An initial look at consumer sentiment for the month of August came in below expectations.
The University of Michigan's consumer sentiment index hit 95.3 for August — the lowest level since September — according to a preliminary reading released Friday. Economists polled by Reuters expected the index to hit 98 in August, up from 97.1 in July.
Richard Curtin, chief economist of the university's Surveys of Consumers said the weakness "reflected much less favorable assessments of buying conditions, mainly due to less favorable perceptions of market prices." Curtin noted, for example, that consumers viewed buying conditions for vehicles less favorably than at any time in the past four years, as "vehicle prices [are] being judged less favorably than anytime since the close of 1984."
"Overall, the data indicate that consumers have little tolerance for overshooting inflation targets, and to the benefit of the Fed, interest rates now play a more decisive role in purchase decisions," he said. "As is usual at this stage in the business cycle, some price resistance has been neutralized by rising wages, although the falloff in favorable price perceptions has been much larger than ever before recorded."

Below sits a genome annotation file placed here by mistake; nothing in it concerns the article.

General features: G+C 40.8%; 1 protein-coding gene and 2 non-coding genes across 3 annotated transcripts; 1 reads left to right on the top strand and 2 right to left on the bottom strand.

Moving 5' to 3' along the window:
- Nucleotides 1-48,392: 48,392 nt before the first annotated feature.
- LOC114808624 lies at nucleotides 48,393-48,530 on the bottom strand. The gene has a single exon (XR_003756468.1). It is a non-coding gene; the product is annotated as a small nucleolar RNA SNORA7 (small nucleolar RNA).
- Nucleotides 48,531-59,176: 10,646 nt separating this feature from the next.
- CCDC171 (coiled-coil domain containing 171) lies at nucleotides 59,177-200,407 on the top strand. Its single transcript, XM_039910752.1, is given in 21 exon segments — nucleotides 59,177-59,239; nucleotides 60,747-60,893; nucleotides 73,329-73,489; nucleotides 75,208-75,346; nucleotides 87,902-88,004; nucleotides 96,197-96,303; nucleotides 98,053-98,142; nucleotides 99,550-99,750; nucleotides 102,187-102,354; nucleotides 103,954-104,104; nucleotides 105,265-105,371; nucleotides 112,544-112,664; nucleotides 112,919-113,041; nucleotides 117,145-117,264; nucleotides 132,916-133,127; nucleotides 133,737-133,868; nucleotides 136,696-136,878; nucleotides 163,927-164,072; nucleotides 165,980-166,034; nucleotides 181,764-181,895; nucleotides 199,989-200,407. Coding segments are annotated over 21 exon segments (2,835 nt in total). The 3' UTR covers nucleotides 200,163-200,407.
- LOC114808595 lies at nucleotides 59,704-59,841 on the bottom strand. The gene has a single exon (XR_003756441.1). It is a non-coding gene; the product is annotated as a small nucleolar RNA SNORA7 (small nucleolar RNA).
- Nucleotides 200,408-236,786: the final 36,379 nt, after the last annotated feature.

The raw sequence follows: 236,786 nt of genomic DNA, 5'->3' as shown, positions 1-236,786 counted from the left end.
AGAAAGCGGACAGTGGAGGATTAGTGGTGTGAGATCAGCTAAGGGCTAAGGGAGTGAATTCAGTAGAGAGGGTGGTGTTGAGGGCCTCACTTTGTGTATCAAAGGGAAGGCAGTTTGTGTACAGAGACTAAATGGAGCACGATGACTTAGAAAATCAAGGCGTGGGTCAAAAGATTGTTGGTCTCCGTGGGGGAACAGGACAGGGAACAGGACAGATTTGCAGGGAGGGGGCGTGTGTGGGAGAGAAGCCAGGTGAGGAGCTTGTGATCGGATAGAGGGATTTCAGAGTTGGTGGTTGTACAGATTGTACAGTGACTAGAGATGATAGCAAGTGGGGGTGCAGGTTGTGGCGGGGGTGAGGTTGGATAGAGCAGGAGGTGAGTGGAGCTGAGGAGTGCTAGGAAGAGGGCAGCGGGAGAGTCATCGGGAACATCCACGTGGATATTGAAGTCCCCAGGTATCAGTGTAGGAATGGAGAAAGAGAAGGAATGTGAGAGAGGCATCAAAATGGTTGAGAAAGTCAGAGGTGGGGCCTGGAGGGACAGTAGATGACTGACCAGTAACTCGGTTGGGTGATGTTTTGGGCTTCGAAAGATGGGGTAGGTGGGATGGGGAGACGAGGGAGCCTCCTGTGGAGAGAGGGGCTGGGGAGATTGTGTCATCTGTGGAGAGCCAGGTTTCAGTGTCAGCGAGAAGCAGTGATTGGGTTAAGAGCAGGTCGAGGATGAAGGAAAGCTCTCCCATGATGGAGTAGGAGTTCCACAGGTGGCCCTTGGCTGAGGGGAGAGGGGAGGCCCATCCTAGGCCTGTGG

The Federal Reserve has already raised rates twice this year and is expected to hike two more times before year end. Market expectations for rate hikes in September and December are at 93.6 percent and 61.3 percent, respectively, according to the CME Group's FedWatch tool.
Inflation has been on the rise lately.The so-called core Consumer Price Index last month posted its largest increase since September 2008.